David Bourget (Western Ontario)
David Chalmers (ANU, NYU)
Rafael De Clercq
Ezio Di Nucci
Jack Alan Reynolds
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Foundations of Science 18 (1):75-91 (2013)
The philosophical tradition of phenomenology, with its focus on human bodily perception, can be used to explore the ways scientific instrumentation shapes a user’s experience. Building on Don Ihde’s account of technological embodiment, I develop a framework of concepts for articulating the experience of image interpretation in science. These concepts can be of practical value to the analysis of scientific debates over image interpretation for the ways they draw out the relationships between the image-making processes and the rival scientific explanations of image content. As a guiding example, I explore a contemporary debate over images of the surface of Mars which reveal a landmass that resembles river delta formations on Earth, and which thus has important implications for the history of Martian climate and water flow. The phenomenological framework I develop can be used to help evaluate the different interpretations on offer for these images, and to analyze the roles in this discussion played by spacecraft equipped with cameras and laser and thermal imaging devices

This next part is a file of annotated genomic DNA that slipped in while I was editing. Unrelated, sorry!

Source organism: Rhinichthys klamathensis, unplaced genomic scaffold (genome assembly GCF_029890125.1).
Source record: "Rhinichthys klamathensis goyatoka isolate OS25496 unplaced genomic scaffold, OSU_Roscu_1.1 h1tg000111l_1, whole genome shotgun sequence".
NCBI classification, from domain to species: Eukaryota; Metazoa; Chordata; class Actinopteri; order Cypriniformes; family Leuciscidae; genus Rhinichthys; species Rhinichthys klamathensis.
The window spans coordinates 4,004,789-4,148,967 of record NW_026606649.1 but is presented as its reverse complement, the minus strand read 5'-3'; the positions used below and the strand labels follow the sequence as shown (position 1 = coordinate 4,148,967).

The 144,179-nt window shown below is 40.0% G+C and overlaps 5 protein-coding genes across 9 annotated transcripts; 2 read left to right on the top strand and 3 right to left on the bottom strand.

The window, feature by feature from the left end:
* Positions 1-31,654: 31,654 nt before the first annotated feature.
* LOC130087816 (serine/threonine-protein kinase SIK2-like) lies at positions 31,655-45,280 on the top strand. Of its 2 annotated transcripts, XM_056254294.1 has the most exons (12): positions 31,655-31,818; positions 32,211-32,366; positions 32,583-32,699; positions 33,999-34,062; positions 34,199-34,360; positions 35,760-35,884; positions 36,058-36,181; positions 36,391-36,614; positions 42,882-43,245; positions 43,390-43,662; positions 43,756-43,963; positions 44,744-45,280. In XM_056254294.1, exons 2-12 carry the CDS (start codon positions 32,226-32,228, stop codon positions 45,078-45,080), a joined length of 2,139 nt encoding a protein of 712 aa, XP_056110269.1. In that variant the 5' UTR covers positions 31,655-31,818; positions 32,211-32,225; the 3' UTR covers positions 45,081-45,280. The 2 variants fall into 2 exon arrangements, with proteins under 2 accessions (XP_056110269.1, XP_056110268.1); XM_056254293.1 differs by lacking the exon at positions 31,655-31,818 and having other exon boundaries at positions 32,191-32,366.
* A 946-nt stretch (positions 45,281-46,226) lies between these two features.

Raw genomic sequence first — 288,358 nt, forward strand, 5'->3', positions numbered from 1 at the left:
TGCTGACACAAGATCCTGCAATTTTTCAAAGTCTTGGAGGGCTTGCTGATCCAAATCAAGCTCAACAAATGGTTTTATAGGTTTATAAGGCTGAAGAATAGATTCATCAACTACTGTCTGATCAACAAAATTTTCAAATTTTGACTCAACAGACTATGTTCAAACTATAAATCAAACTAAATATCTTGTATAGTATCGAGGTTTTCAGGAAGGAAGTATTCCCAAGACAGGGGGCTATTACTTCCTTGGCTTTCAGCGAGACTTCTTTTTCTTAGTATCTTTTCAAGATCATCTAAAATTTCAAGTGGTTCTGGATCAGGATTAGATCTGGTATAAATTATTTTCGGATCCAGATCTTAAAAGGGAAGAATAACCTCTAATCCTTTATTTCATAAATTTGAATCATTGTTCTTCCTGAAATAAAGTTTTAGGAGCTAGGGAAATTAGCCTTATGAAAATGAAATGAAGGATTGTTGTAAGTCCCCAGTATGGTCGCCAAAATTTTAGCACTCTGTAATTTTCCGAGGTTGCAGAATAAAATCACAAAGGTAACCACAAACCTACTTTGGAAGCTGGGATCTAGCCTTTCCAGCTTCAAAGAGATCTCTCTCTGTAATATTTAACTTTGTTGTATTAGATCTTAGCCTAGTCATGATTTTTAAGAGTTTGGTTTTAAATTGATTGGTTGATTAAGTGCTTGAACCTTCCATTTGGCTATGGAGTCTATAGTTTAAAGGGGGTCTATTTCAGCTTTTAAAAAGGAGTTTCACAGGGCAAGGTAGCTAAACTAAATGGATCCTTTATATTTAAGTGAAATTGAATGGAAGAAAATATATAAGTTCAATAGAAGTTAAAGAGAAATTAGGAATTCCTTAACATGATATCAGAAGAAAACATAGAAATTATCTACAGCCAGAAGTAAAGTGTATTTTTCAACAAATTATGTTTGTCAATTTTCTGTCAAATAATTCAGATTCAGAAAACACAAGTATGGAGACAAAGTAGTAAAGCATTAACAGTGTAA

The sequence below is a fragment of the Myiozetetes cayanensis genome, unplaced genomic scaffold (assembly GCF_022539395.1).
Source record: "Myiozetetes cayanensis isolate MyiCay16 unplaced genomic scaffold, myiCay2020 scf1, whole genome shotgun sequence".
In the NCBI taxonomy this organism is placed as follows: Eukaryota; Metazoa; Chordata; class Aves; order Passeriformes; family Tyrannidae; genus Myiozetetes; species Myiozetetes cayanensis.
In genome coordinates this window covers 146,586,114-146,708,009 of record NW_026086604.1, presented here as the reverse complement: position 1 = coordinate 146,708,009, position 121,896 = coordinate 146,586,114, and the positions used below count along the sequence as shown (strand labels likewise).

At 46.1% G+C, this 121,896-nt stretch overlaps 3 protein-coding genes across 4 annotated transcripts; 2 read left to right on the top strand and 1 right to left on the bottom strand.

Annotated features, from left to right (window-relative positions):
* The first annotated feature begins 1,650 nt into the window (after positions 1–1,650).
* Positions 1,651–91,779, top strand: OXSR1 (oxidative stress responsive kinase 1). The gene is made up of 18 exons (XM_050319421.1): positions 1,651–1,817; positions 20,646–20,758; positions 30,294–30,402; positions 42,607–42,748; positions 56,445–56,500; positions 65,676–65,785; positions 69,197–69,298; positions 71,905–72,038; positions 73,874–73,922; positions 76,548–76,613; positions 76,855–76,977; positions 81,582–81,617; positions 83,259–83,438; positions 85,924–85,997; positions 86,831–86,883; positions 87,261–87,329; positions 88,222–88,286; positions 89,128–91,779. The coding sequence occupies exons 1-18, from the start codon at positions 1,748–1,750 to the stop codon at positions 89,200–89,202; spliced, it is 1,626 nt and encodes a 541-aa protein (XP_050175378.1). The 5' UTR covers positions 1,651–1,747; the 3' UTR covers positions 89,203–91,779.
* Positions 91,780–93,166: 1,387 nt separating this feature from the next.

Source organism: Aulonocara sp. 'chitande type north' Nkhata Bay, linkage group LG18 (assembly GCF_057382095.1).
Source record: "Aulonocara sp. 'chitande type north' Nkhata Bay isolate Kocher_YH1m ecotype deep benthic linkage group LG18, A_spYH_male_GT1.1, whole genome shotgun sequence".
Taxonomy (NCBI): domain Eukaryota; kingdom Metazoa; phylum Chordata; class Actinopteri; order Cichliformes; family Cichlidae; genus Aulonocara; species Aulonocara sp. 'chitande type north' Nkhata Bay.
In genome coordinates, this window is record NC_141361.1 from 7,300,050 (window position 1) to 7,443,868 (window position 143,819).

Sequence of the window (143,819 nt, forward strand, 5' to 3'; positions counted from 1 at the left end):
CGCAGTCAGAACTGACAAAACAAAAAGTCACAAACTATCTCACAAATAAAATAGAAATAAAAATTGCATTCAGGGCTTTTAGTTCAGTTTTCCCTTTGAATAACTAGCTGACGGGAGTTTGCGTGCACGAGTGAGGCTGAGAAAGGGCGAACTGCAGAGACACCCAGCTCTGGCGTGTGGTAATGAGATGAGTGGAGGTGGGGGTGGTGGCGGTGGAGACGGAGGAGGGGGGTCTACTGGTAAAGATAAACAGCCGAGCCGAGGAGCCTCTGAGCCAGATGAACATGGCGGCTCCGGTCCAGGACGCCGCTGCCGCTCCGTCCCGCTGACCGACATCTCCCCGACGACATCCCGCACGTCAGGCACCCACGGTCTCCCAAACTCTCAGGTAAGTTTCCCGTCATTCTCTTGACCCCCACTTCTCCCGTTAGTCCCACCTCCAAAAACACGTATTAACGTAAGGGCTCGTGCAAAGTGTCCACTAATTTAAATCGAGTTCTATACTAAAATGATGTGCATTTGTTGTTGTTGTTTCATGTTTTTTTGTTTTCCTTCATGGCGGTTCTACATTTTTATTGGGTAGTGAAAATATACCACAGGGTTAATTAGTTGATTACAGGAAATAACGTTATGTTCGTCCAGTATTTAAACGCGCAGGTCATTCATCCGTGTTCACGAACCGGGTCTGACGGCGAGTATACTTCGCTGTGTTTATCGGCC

|Keywords||Mars Global Surveyor Postphenomenology Hermeneutics Scientific imaging Mars Reconnaissance Orbiter Eberswalde|
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References found in this work BETA
Bruno Latour (1987). Science in Action: How to Follow Scientists and Engineers Through Society. Harvard University Press.
Lorraine Daston (2007). Objectivity. Distributed by the MIT Press.
Bruno Latour (1999). Pandora's Hope: Essays on the Reality of Science Studies. Harvard University Press.
Peter-Paul Verbeek (2005). What Things Do: Philosophical Reflections on Technology, Agency, and Design. Penn State University Press.
Citations of this work BETA
Robert Rosenberger (forthcoming). Notes on a Nonfoundational Phenomenology of Technology. Foundations of Science:1-24.
Robert Rosenberger (2014). Multistability and the Agency of Mundane Artifacts: From Speed Bumps to Subway Benches. Human Studies 37 (3):369-392.
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